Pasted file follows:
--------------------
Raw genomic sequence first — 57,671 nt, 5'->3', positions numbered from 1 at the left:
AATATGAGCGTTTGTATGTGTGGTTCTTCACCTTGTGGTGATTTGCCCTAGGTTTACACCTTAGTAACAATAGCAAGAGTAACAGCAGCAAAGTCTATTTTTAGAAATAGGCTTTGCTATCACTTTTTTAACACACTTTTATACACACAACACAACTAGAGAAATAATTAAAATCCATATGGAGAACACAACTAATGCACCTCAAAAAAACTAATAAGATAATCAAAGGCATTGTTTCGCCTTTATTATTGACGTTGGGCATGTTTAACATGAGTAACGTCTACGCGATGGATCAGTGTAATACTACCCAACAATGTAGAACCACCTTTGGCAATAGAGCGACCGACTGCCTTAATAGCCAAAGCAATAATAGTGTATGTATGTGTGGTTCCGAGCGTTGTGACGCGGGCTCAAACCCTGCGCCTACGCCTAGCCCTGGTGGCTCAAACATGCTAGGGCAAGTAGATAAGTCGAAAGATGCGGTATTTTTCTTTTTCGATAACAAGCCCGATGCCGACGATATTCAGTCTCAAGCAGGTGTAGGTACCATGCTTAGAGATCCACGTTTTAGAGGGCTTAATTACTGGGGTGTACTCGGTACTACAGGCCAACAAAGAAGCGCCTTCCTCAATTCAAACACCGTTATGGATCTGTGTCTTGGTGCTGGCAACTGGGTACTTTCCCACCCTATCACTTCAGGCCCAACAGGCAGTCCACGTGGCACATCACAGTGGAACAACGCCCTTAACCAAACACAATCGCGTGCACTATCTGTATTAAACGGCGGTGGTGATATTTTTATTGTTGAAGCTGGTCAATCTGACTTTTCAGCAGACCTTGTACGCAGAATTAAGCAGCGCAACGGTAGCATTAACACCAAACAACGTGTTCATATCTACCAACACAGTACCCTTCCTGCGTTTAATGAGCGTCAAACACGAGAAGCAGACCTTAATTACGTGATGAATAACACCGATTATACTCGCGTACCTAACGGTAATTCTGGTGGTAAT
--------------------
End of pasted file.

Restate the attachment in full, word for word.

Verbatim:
Raw genomic sequence first — 57,671 nt, 5'->3', positions numbered from 1 at the left:
AATATGAGCGTTTGTATGTGTGGTTCTTCACCTTGTGGTGATTTGCCCTAGGTTTACACCTTAGTAACAATAGCAAGAGTAACAGCAGCAAAGTCTATTTTTAGAAATAGGCTTTGCTATCACTTTTTTAACACACTTTTATACACACAACACAACTAGAGAAATAATTAAAATCCATATGGAGAACACAACTAATGCACCTCAAAAAAACTAATAAGATAATCAAAGGCATTGTTTCGCCTTTATTATTGACGTTGGGCATGTTTAACATGAGTAACGTCTACGCGATGGATCAGTGTAATACTACCCAACAATGTAGAACCACCTTTGGCAATAGAGCGACCGACTGCCTTAATAGCCAAAGCAATAATAGTGTATGTATGTGTGGTTCCGAGCGTTGTGACGCGGGCTCAAACCCTGCGCCTACGCCTAGCCCTGGTGGCTCAAACATGCTAGGGCAAGTAGATAAGTCGAAAGATGCGGTATTTTTCTTTTTCGATAACAAGCCCGATGCCGACGATATTCAGTCTCAAGCAGGTGTAGGTACCATGCTTAGAGATCCACGTTTTAGAGGGCTTAATTACTGGGGTGTACTCGGTACTACAGGCCAACAAAGAAGCGCCTTCCTCAATTCAAACACCGTTATGGATCTGTGTCTTGGTGCTGGCAACTGGGTACTTTCCCACCCTATCACTTCAGGCCCAACAGGCAGTCCACGTGGCACATCACAGTGGAACAACGCCCTTAACCAAACACAATCGCGTGCACTATCTGTATTAAACGGCGGTGGTGATATTTTTATTGTTGAAGCTGGTCAATCTGACTTTTCAGCAGACCTTGTACGCAGAATTAAGCAGCGCAACGGTAGCATTAACACCAAACAACGTGTTCATATCTACCAACACAGTACCCTTCCTGCGTTTAATGAGCGTCAAACACGAGAAGCAGACCTTAATTACGTGATGAATAACACCGATTATACTCGCGTACCTAACGGTAATTCTGGTGGTAAT